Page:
This starts with good old-fashioned stable maintenance. Flies love manure, wet bedding and dropped bits of grain under a feed tub, so keeping stalls and paddocks as clean and manure-free as possible is a big help. The same goes for your grain room and tack room, including the half-eaten bagel you forgot to finish!
Mosquitoes, on the other hand, need water to breed, so cleaning your buckets and water tanks regularly is a must, along with eliminating as many sources of standing water as possible. Think of little things, like leaking hoses or water spigots, or an outside wash rack that always has a puddle nearby.
Unleashing beneficial bugs known as parasitoid wasps on your manure pile can help reduce your fly population by killing the fly pupae before they hatch. (Fly Predators and Fly Eliminators are two popular brand names.)
These tiny, non-stinging wasps offer an environmentally friendly form of fly control. The females lay eggs inside the fly pupae, the eggs consume the pupae, and voilà, no flies hatching. For best results, you should start releasing the parasitoid wasps early in the season, before flies become a problem.
Because of the nature of the fly life cycle and egg production, you’ll need to release new batches periodically. Be sure to use the recommended amount; if you use too few, they won’t be effective.
Keep in mind that parasitoid wasps don’t control adult flies. If you have close neighbors that aren’t taking any fly control actions, those neighboring flies can end up on your property despite your best efforts.
A Fly-Free Barn
Fly traps are another weapon in the fly war arsenal. There are two primary trap designs: sticky traps and bait traps.
Some traps are designed to lure house flies using visual and odor attractants, while others are made to appeal to stable flies.
With bait traps, you’ll want to place them some distance from your barn and house to draw the flies away. Once drawn to the trap, the flies are physically captured; they can get in, but they can’t get out.
Hang fly strips and sticky traps up high. This may not be the most attractive solution, but it’s still effective, especially in feed rooms and tack rooms.
Using a premise spray in and around your barn is another effective means of fly control. Some on-horse fly sprays can also be used as premise sprays; check the label of your favorite brand to see.
For maximum effectiveness of fly protection for your horse, use the spray around doors and windows to help prevent insects from entering the barn, as well as on stall walls. Be careful not to spray water and feed buckets or any hay in the stall.
There are also companies that sell and install fly systems in barns; these are usually placed on the ceiling and set up to release a pre-mixed formula at specific times.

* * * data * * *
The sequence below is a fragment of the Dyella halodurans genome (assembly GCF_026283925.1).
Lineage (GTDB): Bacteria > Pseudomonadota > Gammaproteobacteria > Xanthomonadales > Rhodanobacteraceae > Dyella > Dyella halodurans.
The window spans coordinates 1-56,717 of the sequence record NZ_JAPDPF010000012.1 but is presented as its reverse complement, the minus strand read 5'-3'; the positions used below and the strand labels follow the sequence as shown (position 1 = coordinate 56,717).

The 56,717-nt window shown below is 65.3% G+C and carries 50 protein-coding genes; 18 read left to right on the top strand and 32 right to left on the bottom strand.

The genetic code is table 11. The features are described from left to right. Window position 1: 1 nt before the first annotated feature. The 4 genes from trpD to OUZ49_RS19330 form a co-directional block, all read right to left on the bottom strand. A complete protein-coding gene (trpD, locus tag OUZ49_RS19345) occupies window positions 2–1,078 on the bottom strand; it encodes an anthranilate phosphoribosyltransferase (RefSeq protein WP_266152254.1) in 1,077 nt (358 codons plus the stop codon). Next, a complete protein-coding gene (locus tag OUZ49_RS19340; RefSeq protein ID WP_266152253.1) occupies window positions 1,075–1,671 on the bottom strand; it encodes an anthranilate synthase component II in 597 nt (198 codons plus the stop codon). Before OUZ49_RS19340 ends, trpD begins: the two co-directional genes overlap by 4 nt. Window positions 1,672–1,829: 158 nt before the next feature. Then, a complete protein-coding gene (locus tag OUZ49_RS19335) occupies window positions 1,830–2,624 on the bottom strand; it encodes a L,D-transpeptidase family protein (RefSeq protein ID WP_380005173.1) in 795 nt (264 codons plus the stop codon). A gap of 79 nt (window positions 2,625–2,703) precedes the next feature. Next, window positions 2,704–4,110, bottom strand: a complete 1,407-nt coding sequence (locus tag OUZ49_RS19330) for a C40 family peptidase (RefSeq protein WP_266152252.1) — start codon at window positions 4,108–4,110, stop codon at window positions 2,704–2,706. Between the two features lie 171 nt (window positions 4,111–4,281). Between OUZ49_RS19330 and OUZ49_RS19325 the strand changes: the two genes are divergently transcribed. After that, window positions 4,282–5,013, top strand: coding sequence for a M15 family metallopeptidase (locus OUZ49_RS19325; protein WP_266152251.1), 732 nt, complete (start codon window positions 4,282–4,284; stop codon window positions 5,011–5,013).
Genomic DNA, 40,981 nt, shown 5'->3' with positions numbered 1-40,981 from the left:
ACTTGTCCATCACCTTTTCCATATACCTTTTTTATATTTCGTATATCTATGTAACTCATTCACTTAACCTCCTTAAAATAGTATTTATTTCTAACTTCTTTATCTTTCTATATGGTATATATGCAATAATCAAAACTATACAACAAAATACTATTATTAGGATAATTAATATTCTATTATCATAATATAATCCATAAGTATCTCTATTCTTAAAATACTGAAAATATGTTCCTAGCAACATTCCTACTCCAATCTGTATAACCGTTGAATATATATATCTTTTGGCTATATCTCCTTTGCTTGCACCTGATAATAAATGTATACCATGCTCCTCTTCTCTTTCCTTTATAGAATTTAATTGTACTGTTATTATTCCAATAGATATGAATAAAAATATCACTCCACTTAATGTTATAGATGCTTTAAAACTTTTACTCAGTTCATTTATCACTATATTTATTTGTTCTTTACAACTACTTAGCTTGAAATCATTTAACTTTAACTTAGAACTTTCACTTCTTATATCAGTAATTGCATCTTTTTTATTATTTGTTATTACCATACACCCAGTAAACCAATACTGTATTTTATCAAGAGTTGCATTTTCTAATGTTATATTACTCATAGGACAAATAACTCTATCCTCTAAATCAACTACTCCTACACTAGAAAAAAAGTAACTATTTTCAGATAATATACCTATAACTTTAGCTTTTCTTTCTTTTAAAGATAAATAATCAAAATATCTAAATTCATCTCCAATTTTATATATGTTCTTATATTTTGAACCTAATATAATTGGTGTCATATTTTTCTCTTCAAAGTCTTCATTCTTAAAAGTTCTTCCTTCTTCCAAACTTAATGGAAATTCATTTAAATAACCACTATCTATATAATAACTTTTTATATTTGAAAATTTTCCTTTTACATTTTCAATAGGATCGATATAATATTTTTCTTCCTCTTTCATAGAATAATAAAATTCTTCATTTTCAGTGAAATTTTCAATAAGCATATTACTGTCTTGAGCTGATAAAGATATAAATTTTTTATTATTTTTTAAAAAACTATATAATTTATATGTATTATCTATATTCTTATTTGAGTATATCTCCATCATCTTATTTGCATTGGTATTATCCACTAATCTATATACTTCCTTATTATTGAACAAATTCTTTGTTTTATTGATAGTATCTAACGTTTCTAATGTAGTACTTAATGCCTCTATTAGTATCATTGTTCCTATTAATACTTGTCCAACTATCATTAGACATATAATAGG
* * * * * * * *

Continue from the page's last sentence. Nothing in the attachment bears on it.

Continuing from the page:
Let’s not forget another simple yet effective method of fly control for stabled horses: fans. There are a number of agricultural fans specifically designed for stalls and barns, and these are a safer, worthwhile upgrade from the standard box fans many of us have used in the past.
You can find stall fans that mount with a bracket, allowing you to move the fan and direct the airflow. Larger fans can either be installed in the ceiling or placed at the end of barn aisles. The idea is to move the air enough so the flies and mosquitoes can’t maneuver. It’s the same reason we welcome a breezy day in the summer: a strong breeze helps keeps the flying insects grounded.
Properly prepared, you can win the fly fight, or at least hold your own and keep you and your horses comfortable. Employing as many of these tips and methods as possible should lead to a happier, more comfortable season for you and your horses.
What About Ticks?
Although they don’t fly, ticks have become of almost equal concern as flies and mosquitoes over the last several years, as tick-borne illnesses have increased dramatically.
Many of today’s fly sprays also kill or repel ticks; check the label if ticks are a concern in your area. Ticks are also active much later in the fall and earlier in the spring than most flying insects, so even though there’s no buzzing in the air, ticks are still lurking underfoot.
Keeping brush and low-hanging branches trimmed around your paddock or pasture can help to a degree, but consider using an on-horse spray that is effective against ticks in the late fall and early spring.
This article originally appeared in the July 2017 issue of Horse Illustrated magazine. Click here to subscribe!